There is often a perceived separation between medicine and the sciences and creativity and the arts. In reality, however, creativity is simply the process of looking at something through a new lens. Museum educators Samantha Kelly and Suzy Harris tested this theory through an innovative partnership with UAB Medical School during a 9-hour pilot course offered to 10 medical students in October. Our hope for this partnership was to provide the opportunity for medical students to bridge that gap between art and the sciences and to help them become more creative and reflective thinkers as they observe—and ultimately diagnose—their patients. The experience surpassed our highest expectations, as we engaged in hours of close looking at original works of art, rich and rewarding dialogue and discussion, and challenged traditional notions of medical practice.
This course, although inspired by existing programs at Yale and Harvard, was conceived in collaboration with Stephen Russell, MD, Assistant Professor of Internal Medicine and Pediatrics at UAB, who approached the Museum last spring about the possibility. Working with Russell was a natural fit, as his teaching methodology blended well with the Museum’s educational philosophy. “We have two goals for the medical students in the Art in Medicine course,” shared Russell. “The first goal is to fill their diagnostic toolbox with sharper eyes and more flexible minds. The second goal is for them to recognize that creatively interpreting an unfamiliar situation, whether in a painting or in a patient, begins with close observation. By the end of the week, we hope they will appreciate the importance of taking time to look, to ask, and to observe.”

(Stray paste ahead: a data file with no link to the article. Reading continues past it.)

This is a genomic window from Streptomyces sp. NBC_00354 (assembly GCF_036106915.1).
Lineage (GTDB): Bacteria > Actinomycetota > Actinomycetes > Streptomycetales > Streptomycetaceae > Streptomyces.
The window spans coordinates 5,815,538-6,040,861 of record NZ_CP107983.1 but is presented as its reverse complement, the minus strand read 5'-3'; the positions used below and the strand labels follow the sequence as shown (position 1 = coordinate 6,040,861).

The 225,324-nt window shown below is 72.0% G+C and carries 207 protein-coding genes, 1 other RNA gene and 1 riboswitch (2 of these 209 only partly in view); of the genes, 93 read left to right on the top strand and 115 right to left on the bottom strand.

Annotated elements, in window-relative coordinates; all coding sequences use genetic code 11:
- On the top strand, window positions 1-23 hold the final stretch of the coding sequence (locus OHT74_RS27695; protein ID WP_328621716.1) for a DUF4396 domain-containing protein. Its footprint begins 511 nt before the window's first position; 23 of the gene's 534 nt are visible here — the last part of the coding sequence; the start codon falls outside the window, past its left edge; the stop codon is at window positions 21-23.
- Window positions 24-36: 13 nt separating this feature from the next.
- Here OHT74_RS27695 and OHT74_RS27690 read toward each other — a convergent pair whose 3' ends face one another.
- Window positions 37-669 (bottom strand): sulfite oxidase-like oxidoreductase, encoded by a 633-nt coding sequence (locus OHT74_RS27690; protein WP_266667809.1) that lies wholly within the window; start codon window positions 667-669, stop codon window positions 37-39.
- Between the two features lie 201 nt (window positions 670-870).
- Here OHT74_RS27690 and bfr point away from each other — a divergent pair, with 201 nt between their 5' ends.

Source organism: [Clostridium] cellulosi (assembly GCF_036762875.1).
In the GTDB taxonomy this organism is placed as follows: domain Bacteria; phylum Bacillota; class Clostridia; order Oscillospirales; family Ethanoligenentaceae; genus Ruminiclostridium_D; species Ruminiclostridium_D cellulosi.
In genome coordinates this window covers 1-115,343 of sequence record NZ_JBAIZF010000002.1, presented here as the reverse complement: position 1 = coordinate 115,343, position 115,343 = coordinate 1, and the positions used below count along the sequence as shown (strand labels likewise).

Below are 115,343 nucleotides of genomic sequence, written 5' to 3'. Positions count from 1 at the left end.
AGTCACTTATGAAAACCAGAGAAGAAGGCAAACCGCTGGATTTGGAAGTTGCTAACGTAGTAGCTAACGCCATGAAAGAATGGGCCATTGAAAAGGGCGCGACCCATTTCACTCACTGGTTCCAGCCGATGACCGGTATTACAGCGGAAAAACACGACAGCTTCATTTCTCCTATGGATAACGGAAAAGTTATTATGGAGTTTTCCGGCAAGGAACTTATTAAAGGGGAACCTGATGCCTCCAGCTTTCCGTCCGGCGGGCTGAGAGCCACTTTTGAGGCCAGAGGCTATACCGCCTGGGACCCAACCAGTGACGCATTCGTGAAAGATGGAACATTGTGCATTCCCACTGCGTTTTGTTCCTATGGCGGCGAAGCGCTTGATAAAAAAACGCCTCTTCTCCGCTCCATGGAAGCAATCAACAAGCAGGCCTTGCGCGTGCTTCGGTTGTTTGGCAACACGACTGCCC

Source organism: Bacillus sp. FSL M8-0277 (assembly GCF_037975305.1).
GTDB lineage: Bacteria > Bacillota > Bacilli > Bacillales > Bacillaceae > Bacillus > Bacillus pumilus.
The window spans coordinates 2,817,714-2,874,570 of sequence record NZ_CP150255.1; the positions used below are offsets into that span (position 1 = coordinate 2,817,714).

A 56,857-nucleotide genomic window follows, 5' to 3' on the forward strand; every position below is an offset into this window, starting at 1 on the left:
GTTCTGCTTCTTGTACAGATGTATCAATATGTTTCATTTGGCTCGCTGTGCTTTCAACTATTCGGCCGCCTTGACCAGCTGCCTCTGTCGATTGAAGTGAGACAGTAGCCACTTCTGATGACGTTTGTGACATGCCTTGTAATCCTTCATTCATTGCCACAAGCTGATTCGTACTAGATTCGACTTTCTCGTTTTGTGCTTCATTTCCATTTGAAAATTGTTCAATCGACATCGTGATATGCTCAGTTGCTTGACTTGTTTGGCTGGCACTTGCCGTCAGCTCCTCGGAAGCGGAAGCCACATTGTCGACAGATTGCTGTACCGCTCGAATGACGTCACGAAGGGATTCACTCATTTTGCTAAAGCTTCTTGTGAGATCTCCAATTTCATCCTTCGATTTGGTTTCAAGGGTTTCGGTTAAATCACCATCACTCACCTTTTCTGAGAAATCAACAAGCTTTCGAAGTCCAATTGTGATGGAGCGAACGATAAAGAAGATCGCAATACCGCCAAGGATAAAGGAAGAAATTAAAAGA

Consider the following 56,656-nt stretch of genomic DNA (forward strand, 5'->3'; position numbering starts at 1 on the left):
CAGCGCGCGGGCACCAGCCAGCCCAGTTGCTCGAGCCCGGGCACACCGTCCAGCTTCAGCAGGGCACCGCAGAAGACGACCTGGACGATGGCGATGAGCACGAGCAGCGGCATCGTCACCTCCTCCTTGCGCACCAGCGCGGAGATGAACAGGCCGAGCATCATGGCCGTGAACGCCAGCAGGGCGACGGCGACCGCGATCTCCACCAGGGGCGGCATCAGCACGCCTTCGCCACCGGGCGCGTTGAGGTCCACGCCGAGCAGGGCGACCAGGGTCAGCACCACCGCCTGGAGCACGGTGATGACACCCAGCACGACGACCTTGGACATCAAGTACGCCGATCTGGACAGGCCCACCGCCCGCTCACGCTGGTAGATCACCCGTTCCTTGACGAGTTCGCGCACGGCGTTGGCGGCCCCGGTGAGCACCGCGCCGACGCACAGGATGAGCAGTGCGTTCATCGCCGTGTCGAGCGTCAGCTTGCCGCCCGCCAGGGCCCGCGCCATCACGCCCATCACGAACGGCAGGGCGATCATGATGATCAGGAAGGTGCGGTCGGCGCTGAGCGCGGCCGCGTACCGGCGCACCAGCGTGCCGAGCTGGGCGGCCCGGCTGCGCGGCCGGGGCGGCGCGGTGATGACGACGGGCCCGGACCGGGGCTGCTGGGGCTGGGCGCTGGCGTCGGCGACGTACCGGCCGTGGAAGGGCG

We, in fact, achieved far more than these goals, which is evident from a fourth-year medical student’s assessment of the program. “It is so true and frightening that years of medical education will get you nowhere without first being able to just stop, look, and reflect on what you see. It is not just the seeing that is important, but also the interpretation of what we see as physicians. I am going to try to be a better physician using the skills I learned today…. and really see my patients so that I can be of better service to them.”
The Museum will offer an extended version of this course again in February. We hope to build on this initial success by making this a permanent course offering in the future.